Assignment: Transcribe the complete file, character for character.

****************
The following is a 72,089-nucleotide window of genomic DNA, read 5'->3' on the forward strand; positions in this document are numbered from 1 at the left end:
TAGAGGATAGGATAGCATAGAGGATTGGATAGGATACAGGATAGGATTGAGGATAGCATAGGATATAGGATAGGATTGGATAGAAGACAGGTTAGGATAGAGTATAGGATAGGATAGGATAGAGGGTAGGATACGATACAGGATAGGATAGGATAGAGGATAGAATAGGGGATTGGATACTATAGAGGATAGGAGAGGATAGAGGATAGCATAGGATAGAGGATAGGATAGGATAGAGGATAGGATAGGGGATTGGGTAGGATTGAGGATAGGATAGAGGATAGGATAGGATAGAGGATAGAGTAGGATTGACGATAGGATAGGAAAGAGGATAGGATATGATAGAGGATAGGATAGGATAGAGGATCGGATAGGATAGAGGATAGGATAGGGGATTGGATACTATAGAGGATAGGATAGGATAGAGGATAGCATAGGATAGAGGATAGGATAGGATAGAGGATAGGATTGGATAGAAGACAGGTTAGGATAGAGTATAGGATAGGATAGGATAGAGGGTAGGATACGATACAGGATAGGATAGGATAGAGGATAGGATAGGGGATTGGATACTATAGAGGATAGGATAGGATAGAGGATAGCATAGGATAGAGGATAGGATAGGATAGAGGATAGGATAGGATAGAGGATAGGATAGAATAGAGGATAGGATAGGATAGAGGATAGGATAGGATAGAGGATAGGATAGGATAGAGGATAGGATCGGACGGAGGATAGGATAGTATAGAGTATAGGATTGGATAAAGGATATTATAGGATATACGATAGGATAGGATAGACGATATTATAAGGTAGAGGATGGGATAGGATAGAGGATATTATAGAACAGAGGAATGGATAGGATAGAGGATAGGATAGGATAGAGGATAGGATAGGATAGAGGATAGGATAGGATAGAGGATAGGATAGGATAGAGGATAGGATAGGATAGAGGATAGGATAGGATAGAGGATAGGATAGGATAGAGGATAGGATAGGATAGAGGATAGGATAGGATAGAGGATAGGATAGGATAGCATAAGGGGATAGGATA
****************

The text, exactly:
The following is a 72,089-nucleotide window of genomic DNA, read 5'->3' on the forward strand; positions in this document are numbered from 1 at the left end:
TAGAGGATAGGATAGCATAGAGGATTGGATAGGATACAGGATAGGATTGAGGATAGCATAGGATATAGGATAGGATTGGATAGAAGACAGGTTAGGATAGAGTATAGGATAGGATAGGATAGAGGGTAGGATACGATACAGGATAGGATAGGATAGAGGATAGAATAGGGGATTGGATACTATAGAGGATAGGAGAGGATAGAGGATAGCATAGGATAGAGGATAGGATAGGATAGAGGATAGGATAGGGGATTGGGTAGGATTGAGGATAGGATAGAGGATAGGATAGGATAGAGGATAGAGTAGGATTGACGATAGGATAGGAAAGAGGATAGGATATGATAGAGGATAGGATAGGATAGAGGATCGGATAGGATAGAGGATAGGATAGGGGATTGGATACTATAGAGGATAGGATAGGATAGAGGATAGCATAGGATAGAGGATAGGATAGGATAGAGGATAGGATTGGATAGAAGACAGGTTAGGATAGAGTATAGGATAGGATAGGATAGAGGGTAGGATACGATACAGGATAGGATAGGATAGAGGATAGGATAGGGGATTGGATACTATAGAGGATAGGATAGGATAGAGGATAGCATAGGATAGAGGATAGGATAGGATAGAGGATAGGATAGGATAGAGGATAGGATAGAATAGAGGATAGGATAGGATAGAGGATAGGATAGGATAGAGGATAGGATAGGATAGAGGATAGGATCGGACGGAGGATAGGATAGTATAGAGTATAGGATTGGATAAAGGATATTATAGGATATACGATAGGATAGGATAGACGATATTATAAGGTAGAGGATGGGATAGGATAGAGGATATTATAGAACAGAGGAATGGATAGGATAGAGGATAGGATAGGATAGAGGATAGGATAGGATAGAGGATAGGATAGGATAGAGGATAGGATAGGATAGAGGATAGGATAGGATAGAGGATAGGATAGGATAGAGGATAGGATAGGATAGAGGATAGGATAGGATAGAGGATAGGATAGGATAGAGGATAGGATAGGATAGCATAAGGGGATAGGATA